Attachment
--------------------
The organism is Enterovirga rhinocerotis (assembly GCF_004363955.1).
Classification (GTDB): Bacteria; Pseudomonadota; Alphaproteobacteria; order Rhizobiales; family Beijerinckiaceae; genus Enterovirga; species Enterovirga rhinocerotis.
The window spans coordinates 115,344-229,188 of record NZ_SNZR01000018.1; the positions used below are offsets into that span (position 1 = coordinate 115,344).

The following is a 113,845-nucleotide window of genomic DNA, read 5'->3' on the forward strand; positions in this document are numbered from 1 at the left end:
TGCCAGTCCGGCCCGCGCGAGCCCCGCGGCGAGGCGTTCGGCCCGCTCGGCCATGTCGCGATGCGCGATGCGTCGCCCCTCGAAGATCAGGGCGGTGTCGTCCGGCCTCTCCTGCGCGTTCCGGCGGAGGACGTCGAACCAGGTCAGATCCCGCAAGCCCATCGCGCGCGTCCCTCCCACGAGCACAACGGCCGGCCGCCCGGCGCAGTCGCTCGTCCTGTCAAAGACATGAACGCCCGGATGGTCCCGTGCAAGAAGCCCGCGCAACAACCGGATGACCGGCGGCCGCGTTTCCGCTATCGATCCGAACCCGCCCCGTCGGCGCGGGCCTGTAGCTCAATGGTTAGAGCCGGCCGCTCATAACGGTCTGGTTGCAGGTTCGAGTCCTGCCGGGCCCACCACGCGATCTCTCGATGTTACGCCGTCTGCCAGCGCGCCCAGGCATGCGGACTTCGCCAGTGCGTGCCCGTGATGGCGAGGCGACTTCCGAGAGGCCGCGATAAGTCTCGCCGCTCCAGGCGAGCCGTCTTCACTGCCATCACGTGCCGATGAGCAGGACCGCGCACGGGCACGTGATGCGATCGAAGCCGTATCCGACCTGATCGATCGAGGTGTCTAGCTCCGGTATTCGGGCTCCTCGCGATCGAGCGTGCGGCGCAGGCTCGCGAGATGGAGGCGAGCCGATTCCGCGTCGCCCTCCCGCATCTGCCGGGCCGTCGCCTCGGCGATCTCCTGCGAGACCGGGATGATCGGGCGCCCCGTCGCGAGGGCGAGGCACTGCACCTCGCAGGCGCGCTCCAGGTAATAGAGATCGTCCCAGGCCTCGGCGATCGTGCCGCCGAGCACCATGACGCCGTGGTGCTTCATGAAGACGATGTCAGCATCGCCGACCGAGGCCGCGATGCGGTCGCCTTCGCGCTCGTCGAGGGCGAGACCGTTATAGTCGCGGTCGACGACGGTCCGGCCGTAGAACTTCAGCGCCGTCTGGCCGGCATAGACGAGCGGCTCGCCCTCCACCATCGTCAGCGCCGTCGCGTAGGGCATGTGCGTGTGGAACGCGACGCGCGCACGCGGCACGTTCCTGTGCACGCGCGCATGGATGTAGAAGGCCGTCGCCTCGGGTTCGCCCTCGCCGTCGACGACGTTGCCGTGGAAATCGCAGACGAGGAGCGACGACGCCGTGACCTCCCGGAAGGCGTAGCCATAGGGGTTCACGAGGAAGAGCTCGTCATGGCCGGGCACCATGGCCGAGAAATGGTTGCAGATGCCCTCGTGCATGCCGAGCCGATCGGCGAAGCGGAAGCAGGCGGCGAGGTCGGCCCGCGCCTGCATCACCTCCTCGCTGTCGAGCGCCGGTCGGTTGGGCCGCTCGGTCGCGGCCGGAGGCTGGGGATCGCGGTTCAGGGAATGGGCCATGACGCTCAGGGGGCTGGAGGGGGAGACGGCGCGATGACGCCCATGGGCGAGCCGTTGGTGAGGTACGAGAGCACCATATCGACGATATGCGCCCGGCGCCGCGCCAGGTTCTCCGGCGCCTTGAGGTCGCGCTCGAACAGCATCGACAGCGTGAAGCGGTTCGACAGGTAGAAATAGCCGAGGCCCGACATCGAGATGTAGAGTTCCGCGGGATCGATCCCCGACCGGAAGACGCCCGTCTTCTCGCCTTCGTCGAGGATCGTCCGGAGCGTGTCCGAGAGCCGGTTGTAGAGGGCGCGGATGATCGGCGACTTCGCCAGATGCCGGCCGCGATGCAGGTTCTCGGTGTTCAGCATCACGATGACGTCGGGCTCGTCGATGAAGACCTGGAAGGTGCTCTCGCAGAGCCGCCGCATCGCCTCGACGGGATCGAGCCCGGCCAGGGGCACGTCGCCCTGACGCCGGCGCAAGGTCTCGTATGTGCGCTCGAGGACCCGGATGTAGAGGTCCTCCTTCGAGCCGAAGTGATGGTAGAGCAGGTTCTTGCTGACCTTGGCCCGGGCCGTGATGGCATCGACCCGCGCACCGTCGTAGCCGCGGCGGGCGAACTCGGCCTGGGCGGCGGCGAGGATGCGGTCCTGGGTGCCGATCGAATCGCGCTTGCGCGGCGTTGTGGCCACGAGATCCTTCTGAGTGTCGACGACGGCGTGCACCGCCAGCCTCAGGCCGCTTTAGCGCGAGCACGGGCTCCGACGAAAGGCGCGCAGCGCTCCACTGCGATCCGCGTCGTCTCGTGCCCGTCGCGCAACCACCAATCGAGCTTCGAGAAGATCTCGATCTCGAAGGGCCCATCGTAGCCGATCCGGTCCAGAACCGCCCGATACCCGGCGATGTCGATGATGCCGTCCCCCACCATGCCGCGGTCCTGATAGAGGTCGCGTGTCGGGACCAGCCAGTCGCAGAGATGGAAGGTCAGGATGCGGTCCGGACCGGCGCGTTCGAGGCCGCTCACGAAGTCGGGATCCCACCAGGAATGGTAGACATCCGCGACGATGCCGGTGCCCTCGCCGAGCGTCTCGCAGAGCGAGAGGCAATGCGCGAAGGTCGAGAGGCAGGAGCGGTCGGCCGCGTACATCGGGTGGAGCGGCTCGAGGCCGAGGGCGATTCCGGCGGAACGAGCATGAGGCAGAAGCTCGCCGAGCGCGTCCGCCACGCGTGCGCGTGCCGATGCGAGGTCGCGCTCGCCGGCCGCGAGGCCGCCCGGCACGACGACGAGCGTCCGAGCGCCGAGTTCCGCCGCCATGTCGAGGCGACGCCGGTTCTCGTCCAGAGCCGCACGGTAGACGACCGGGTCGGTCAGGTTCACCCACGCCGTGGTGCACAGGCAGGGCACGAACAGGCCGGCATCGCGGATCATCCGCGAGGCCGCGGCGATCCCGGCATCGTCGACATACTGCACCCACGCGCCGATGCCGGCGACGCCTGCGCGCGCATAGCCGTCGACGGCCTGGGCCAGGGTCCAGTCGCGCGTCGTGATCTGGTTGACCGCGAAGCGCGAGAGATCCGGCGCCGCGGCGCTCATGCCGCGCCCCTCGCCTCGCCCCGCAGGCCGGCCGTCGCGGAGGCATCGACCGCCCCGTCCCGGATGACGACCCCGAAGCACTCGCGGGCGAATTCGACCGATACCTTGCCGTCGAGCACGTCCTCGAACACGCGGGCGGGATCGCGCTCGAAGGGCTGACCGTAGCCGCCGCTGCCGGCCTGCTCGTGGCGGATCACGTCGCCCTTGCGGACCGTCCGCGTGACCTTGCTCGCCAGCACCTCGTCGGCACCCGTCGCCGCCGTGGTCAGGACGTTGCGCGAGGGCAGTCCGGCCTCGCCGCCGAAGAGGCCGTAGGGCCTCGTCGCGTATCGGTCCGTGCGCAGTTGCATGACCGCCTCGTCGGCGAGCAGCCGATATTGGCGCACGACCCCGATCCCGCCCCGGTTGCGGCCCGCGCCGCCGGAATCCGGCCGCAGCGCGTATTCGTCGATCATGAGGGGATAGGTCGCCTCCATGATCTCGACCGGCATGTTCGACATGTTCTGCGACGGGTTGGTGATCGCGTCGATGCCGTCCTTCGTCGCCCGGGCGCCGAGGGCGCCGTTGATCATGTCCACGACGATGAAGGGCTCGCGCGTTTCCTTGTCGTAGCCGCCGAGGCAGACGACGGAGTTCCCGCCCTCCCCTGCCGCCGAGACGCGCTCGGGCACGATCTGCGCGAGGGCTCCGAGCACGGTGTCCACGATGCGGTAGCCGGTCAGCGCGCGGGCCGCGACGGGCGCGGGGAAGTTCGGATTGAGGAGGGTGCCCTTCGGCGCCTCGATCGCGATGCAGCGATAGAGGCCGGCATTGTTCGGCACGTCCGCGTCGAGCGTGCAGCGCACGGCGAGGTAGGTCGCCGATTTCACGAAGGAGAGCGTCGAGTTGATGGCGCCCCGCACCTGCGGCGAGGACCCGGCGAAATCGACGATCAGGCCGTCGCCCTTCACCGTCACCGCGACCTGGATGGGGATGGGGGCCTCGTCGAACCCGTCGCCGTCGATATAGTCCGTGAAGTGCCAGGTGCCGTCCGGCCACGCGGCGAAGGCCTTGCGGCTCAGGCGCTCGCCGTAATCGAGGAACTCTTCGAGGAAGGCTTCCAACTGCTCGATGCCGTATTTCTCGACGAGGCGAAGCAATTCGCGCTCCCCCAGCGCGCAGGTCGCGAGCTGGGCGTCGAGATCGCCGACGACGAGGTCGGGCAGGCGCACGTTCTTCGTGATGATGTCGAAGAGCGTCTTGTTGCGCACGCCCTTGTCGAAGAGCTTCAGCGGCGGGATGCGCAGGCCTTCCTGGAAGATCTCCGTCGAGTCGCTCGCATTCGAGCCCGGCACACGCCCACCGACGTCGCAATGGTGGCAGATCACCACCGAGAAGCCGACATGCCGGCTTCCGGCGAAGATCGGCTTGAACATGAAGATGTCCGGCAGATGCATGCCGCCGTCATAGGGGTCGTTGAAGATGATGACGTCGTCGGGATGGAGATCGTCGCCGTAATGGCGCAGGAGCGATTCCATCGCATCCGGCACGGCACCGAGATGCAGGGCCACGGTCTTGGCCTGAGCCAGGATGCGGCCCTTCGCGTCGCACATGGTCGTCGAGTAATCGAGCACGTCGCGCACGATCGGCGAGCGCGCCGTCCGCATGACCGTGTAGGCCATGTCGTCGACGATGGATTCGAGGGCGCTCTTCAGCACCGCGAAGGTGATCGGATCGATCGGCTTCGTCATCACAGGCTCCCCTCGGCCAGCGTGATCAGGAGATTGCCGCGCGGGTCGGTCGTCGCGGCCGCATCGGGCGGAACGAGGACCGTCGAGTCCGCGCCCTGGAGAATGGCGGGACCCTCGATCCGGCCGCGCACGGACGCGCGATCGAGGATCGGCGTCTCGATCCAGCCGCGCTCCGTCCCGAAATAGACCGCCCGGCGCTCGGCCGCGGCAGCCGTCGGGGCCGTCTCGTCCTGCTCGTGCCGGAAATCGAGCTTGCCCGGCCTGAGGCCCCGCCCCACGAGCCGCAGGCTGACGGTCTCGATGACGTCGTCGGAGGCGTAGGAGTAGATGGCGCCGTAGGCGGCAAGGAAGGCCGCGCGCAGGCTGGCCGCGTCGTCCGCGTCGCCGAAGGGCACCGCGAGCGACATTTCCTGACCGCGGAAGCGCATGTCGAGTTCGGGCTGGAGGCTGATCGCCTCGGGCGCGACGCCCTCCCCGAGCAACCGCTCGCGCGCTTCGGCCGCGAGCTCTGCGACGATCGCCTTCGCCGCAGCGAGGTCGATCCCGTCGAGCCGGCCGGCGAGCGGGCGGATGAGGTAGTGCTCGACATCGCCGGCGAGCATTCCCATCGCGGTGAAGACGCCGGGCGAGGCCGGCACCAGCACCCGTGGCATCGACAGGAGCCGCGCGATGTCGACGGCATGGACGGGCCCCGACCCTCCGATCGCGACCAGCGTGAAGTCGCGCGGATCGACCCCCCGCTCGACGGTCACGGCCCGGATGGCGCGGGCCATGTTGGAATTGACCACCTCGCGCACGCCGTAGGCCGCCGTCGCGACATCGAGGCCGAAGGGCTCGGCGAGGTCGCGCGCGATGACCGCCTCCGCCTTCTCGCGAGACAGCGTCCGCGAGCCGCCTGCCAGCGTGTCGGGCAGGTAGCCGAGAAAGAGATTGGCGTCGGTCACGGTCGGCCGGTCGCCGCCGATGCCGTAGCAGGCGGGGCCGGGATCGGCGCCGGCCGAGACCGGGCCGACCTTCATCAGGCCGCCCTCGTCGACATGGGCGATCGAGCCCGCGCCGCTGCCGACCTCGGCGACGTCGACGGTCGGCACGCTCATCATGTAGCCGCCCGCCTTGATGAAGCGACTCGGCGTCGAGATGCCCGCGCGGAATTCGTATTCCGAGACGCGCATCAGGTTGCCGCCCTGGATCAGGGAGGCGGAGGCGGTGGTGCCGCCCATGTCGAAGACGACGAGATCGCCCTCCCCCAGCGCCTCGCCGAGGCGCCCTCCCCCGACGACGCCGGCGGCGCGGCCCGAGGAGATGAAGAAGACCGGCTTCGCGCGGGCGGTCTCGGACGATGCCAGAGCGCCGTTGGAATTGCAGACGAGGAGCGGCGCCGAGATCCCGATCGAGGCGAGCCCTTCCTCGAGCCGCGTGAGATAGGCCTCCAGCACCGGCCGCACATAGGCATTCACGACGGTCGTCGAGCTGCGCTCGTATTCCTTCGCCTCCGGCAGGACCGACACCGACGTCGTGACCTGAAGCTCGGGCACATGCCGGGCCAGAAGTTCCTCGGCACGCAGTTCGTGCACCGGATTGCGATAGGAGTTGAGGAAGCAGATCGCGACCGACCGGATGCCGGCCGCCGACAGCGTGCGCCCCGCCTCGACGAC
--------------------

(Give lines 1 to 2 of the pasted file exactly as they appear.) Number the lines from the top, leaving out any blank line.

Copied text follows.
The organism is Enterovirga rhinocerotis (assembly GCF_004363955.1).
Classification (GTDB): Bacteria; Pseudomonadota; Alphaproteobacteria; order Rhizobiales; family Beijerinckiaceae; genus Enterovirga; species Enterovirga rhinocerotis.